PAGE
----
Unbelievable fuel consumption figures for these powerful machines
Mercedes-Benz tries to show the world the diesel engine is not dead yet, with two plug-in hybrids that trickle down the tech already presented on the S 560 e to the C-Class and E-Class
Remember the incredible Mercedes-Benz S-Class 560 e? It sports a 367-hp V6 (in Europe) or a 463-hp V8 (in the USA) combined with 90 kW electric motor which adds 400 Nm (324 lb-ft) of torque, for a combined fuel consumption of 2.1 l/100 km (112 mpg!) and combined CO2 emissions of 49 g/km). Well, Mercedes-Benz just showed up at the Geneva Motor Show with two preproduction C-Class and E-Class plug-in diesel hybrids that use the same electric motor to pump-up their performance while returning extremely low consumption figures.
The hybrid system will combine Mercedes-Benzes all-aluminum OM 654 four-cylinder diesel engine with the latest-generation 9G-TRONIC 9-speed hybrid transmission to lower or eliminate local emissions and enhance dynamics once out of the city. The new diesel four-pot already has some of the lowest CO2 and microparticles emissions due to some really interesting innovations detailed in the video below.
The plug-in hybrids will also get the additional 90 kW electric output and electric torque of 440 Nm for a total combined torque of 700 Nm (available from 1,400 rpm) – Mercedes-Benz will announce final specs according to each power level for the diesel engine. The electric range is around 50 km in the NEDC, due to a 13.5 kWh lithium-ion battery, while the top speed in e-mode has been raised from 130 km/h to 140 km/h. There's also a new onboard charger that doubles the charging rate from 3.6 kW to 7.2 kW, enabling a complete recharge in just two hours at a wallbox or around seven hours with a conventional domestic power socket. The high-voltage onboard electrical system supplies not only the powertrain components but also the electric refrigerant compressor and the high-voltage heater booster. Both allow pre-entry climate control of the interior not only in summer but also in winter.
The car also uses data from the navigation system and information from the camera and the radar sensor to adjust to the specific speed/route profile. Events such as negotiating towns on the way to the destination are taken into account when planning the available electrical energy, and during recuperation and thermal conditioning of the drive components.
The driver is also assisted in his/hers eco-driving by a host of new features. For example, the car will indicate to come off the accelerator pedal when approaching a speed limit or start coasting and recovering energy as soon as possible, using navigation data, traffic sign recognition and the radar and camera system onboard. The ECO Assist system takes into account things like the route profile (bends, junctions, roundabouts, gradients), speed limits, the distance from the vehicles ahead and computes whether the vehicle should ideally be allowed to coast with the lowest possible driving resistance with the driver's foot off the pedals, or whether it should be decelerated so that the battery can be efficiently charged.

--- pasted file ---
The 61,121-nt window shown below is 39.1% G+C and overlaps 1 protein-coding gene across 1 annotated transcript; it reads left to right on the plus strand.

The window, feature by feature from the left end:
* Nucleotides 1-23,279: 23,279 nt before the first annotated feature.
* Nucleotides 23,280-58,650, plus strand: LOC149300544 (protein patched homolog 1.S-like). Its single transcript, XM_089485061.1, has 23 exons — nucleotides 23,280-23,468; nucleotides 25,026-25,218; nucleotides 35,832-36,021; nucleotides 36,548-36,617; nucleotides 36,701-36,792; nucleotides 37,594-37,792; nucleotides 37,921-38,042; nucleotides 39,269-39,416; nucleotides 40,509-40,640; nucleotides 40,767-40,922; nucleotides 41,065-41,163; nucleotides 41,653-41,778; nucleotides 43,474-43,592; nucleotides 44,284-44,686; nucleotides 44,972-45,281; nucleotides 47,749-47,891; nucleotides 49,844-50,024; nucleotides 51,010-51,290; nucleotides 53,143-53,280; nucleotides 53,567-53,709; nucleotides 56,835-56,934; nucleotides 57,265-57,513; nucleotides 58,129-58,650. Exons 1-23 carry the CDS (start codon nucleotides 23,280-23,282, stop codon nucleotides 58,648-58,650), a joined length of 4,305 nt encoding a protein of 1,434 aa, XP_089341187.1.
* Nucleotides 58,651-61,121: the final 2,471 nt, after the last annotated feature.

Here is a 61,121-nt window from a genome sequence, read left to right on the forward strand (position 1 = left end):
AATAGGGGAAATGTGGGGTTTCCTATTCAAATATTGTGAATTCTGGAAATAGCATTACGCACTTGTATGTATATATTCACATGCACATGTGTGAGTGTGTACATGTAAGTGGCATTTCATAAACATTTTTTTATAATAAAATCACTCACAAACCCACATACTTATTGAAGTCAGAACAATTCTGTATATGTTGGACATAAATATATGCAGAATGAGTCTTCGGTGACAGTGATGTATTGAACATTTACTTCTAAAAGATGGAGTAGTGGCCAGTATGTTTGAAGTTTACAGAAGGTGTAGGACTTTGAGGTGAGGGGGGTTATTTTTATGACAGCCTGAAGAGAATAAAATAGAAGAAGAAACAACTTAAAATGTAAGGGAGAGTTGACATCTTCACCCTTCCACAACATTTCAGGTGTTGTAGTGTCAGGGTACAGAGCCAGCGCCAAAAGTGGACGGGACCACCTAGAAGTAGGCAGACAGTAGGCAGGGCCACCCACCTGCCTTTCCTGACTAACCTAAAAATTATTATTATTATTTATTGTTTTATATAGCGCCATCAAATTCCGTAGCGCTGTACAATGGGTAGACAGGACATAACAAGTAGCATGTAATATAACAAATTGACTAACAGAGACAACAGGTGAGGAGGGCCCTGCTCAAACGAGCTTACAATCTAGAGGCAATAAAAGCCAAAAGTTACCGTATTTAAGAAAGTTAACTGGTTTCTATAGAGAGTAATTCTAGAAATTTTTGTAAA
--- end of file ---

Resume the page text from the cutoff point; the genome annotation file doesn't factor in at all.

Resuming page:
The cars also come with a haptic accelerator pedal that helps the driver drive as economically as possible. A variable pressure point in the pedal, for example, tells the driver that the maximum electric power is being delivered. If the driver continues to press the pedal beyond the pressure point, the combustion engine kicks in. A perceptible resistance in the haptic accelerator advises the driver to take their foot off the accelerator. If the driver follows this recommendation, the combustion engine is switched off and decoupled from the powertrain.
Within the limits of the system, ECO Assist controls the overrun mode according to the situation as soon as the driver takes their foot off the accelerator. The driver is also given a visual prompt to do this: by a "foot off accelerator" symbol in the central display (or, if installed, in the head-up display). At the same time, a diagram gives the driver the reason for the recommendation (e.g. "Junction ahead" or "Gradient ahead").
To increase the driver's motivation to follow the recommendations of ECO Assist, the on-board computer records how many kilometres/for how much time during a journey the car was driven with the engine off, and shows this in the central display. The reward not only takes the form of reduced fuel consumption, but also an increased electric range.
The driver can also choose between four operating modes:
- HYBRID: Default setting; all functions, such as electric driving, boost and energy recovery, are available and used according to the driving situation and route profile
- E-MODE: Electric driving, for example in the city centre. The accelerator signals the pressure point at which the combustion engine is started
- E-SAVE: The charged battery is held in reserve to allow driving in all‑electric mode later
- CHARGE: The battery is charged while driving.
There's also a new-generation of Mercedes-Benzes wallbox: with up to 22 kW, the home charging station is now more powerful and makes it possible for the first time, among other things, to control various functions from a smartphone. These include charging control, user management and consumption overview. It will be available for European customers from summer 2018 – more than 40 other markets will later follow. Customers can choose between three versions: the basic Wallbox Home, the internet-capable Wallbox Advanced and the Wallbox Twin for charging two vehicles at the same time.
READ MORE: These are the top 10 hybrid cars in Europe